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Thesis - Campus Access Only
Master of Arts (MA)
Asian subethnic groups, East Asian, Help-seeking attitudes, South Asian, Southeast Asian, Stigma
Mental health; Asian American studies; Psychology
In the present study, I explored mental health service utilization among college students from Asian subethnic groups. I hypothesized that perceived stigma by others would mediate the relationship between Asian subethnic groups and willingness to seek counseling. Specifically, East Asian participants should be less willing to seek help from mental health services compared to Southeast Asians and South Asians participants (Hypothesis 1). Moreover, I proposed that these differences would still emerge after holding mental illness symptoms and generational status as covariates (Hypothesis 1a). Additionally, East Asian participants should have higher perceived stigma by others compared to Southeast Asian and South Asian participants, which would explain being less willing to seek professional help (Hypothesis 2). One hundred and sixty-six participants that identified as one of the Asian subethnic groups (i.e., East Asian, Southeast Asian, South Asian) completed questions that screened for symptoms of common mental disorders and asked about their perceptions of stigma around seeking help as well as their willingness to seek help. The results of the present study found no significant differences among Asian subethnic groups and help-seeking intentions. Limitations of the study such as unequal sample sizes, incomplete data, and external validity are discussed.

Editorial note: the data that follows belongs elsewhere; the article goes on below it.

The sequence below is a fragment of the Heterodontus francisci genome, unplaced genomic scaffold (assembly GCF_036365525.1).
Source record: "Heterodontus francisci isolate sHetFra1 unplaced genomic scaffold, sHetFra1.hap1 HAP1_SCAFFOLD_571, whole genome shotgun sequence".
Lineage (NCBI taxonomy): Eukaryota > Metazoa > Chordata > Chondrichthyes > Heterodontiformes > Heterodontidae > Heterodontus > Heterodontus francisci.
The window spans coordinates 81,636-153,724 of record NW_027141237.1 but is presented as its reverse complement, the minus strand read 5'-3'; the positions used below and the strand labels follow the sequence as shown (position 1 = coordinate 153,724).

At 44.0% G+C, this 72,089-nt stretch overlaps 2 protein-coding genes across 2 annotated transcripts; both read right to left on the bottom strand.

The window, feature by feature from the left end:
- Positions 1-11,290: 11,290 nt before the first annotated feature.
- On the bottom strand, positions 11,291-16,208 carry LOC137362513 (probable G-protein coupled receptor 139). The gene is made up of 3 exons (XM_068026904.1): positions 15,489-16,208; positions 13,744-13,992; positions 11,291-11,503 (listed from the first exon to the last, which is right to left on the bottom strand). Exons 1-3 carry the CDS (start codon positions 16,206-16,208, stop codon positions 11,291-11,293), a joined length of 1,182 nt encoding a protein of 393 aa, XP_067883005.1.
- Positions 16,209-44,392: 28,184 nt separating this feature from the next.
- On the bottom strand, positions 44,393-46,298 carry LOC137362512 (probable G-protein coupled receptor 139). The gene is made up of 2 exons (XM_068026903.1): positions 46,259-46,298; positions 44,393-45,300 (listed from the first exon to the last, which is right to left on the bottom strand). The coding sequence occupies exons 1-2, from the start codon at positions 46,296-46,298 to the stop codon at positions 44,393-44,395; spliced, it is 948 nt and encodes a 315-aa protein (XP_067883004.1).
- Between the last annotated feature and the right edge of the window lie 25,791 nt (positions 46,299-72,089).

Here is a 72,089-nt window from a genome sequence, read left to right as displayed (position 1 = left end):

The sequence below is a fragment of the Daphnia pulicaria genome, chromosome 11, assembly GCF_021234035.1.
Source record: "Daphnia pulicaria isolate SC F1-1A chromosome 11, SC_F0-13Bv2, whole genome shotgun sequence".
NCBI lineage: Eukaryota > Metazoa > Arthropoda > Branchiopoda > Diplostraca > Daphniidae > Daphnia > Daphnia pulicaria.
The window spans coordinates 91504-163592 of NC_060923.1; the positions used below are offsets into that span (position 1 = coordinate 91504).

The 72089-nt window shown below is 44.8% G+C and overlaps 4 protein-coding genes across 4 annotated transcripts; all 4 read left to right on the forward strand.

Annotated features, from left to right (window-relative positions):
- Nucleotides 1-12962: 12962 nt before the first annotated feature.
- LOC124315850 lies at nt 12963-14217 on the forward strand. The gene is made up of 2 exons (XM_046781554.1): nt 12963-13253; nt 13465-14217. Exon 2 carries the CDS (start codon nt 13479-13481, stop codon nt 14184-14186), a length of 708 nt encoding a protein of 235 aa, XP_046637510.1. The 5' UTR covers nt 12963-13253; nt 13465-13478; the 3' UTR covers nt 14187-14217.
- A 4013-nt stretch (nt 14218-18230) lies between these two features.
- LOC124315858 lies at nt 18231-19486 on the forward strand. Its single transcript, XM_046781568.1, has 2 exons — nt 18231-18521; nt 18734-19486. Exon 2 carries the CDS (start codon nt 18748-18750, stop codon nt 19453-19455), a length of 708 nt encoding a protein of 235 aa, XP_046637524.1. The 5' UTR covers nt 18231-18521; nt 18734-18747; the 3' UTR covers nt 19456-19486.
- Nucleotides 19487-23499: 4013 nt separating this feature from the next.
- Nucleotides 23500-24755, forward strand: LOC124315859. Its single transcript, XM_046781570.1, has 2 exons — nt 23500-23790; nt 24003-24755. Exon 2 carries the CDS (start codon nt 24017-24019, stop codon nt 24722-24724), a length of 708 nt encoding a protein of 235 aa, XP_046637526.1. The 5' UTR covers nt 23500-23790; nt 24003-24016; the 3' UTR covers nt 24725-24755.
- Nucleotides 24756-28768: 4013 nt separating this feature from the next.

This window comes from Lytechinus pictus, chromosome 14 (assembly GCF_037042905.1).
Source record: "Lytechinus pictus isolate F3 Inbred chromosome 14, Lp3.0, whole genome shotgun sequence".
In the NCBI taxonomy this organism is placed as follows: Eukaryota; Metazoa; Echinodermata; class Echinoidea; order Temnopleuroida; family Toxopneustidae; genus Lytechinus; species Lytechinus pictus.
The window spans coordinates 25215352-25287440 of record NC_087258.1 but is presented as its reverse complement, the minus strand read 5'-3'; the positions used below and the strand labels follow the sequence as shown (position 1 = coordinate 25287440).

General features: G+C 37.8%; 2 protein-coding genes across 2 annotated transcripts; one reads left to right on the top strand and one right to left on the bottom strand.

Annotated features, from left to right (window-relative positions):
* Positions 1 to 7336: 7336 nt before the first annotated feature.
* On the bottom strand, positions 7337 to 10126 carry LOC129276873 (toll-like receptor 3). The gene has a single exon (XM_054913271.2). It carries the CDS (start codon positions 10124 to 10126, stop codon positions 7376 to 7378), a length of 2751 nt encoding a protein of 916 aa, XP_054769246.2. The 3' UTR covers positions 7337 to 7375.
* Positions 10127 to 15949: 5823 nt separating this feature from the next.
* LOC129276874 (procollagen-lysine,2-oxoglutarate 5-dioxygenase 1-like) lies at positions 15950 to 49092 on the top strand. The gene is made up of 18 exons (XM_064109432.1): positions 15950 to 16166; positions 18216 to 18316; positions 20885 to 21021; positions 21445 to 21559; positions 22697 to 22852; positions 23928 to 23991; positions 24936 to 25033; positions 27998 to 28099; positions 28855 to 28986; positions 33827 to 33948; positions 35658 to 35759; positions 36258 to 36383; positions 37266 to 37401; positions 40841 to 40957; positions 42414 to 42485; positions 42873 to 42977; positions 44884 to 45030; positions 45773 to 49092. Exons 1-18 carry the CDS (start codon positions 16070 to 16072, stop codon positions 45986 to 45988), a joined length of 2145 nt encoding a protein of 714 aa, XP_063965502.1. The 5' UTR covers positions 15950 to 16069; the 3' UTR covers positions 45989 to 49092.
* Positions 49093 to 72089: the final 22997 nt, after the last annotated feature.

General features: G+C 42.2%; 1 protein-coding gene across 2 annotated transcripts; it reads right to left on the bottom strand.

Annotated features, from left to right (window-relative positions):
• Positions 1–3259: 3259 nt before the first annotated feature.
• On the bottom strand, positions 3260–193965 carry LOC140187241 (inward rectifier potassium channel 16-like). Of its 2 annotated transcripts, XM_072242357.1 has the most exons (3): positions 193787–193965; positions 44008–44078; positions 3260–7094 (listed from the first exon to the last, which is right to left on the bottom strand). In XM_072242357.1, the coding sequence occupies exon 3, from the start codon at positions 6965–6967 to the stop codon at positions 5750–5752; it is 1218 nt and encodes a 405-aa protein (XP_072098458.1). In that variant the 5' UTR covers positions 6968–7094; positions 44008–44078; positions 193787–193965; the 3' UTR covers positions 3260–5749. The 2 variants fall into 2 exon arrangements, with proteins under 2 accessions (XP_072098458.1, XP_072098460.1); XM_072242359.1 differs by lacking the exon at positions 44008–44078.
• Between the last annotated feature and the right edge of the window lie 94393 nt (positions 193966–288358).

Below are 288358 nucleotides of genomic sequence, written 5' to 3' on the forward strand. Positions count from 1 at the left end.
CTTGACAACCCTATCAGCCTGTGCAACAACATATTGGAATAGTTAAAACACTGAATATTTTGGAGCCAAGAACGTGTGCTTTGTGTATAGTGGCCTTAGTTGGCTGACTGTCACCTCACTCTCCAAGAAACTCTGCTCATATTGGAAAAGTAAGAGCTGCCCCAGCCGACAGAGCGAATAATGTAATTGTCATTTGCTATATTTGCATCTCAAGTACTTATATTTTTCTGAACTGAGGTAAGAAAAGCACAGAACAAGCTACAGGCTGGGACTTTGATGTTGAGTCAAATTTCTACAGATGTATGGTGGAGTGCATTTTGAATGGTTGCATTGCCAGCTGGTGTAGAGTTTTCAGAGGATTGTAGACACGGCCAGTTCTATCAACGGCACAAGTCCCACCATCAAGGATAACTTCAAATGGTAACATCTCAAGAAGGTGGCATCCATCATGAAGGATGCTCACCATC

Nguyen, My Ngoc Thach, "Stigma and Help-Seeking Intentions Among Asian Subethnic Groups" (2021). Master's Theses. 5185.